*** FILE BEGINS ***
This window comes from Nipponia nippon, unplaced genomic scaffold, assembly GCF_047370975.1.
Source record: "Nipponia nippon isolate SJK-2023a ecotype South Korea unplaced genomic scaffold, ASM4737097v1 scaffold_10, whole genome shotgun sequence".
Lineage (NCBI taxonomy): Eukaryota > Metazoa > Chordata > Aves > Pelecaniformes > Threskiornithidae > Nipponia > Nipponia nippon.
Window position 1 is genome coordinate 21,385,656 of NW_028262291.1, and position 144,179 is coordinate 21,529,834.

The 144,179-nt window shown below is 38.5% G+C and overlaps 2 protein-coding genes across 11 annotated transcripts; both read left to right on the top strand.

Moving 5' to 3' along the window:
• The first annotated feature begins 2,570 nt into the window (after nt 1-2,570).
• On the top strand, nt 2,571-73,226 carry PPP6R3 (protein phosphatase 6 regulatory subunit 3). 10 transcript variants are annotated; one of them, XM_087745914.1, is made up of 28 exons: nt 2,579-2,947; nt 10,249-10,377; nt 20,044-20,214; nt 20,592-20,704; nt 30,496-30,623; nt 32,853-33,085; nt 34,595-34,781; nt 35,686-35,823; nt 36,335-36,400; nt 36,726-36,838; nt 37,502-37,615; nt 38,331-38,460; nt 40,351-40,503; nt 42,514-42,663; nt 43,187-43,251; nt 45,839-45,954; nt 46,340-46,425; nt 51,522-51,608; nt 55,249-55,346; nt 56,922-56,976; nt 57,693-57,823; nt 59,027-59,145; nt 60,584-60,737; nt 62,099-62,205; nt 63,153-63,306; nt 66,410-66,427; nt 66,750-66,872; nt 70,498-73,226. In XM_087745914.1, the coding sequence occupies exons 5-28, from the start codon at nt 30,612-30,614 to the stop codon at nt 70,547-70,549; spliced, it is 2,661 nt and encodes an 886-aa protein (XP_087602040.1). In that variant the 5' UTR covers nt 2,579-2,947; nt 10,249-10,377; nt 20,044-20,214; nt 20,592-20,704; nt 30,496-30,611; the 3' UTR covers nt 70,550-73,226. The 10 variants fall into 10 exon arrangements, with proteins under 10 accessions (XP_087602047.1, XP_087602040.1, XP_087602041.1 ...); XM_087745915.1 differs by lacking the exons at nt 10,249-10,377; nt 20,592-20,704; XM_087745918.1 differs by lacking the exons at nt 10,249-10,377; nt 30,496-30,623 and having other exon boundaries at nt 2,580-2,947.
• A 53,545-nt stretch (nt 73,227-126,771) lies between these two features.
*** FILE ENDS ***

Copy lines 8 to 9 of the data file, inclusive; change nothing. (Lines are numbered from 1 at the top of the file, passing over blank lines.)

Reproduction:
• On the top strand, nt 2,571-73,226 carry PPP6R3 (protein phosphatase 6 regulatory subunit 3). 10 transcript variants are annotated; one of them, XM_087745914.1, is made up of 28 exons: nt 2,579-2,947; nt 10,249-10,377; nt 20,044-20,214; nt 20,592-20,704; nt 30,496-30,623; nt 32,853-33,085; nt 34,595-34,781; nt 35,686-35,823; nt 36,335-36,400; nt 36,726-36,838; nt 37,502-37,615; nt 38,331-38,460; nt 40,351-40,503; nt 42,514-42,663; nt 43,187-43,251; nt 45,839-45,954; nt 46,340-46,425; nt 51,522-51,608; nt 55,249-55,346; nt 56,922-56,976; nt 57,693-57,823; nt 59,027-59,145; nt 60,584-60,737; nt 62,099-62,205; nt 63,153-63,306; nt 66,410-66,427; nt 66,750-66,872; nt 70,498-73,226. In XM_087745914.1, the coding sequence occupies exons 5-28, from the start codon at nt 30,612-30,614 to the stop codon at nt 70,547-70,549; spliced, it is 2,661 nt and encodes an 886-aa protein (XP_087602040.1). In that variant the 5' UTR covers nt 2,579-2,947; nt 10,249-10,377; nt 20,044-20,214; nt 20,592-20,704; nt 30,496-30,611; the 3' UTR covers nt 70,550-73,226. The 10 variants fall into 10 exon arrangements, with proteins under 10 accessions (XP_087602047.1, XP_087602040.1, XP_087602041.1 ...); XM_087745915.1 differs by lacking the exons at nt 10,249-10,377; nt 20,592-20,704; XM_087745918.1 differs by lacking the exons at nt 10,249-10,377; nt 30,496-30,623 and having other exon boundaries at nt 2,580-2,947.
• A 53,545-nt stretch (nt 73,227-126,771) lies between these two features.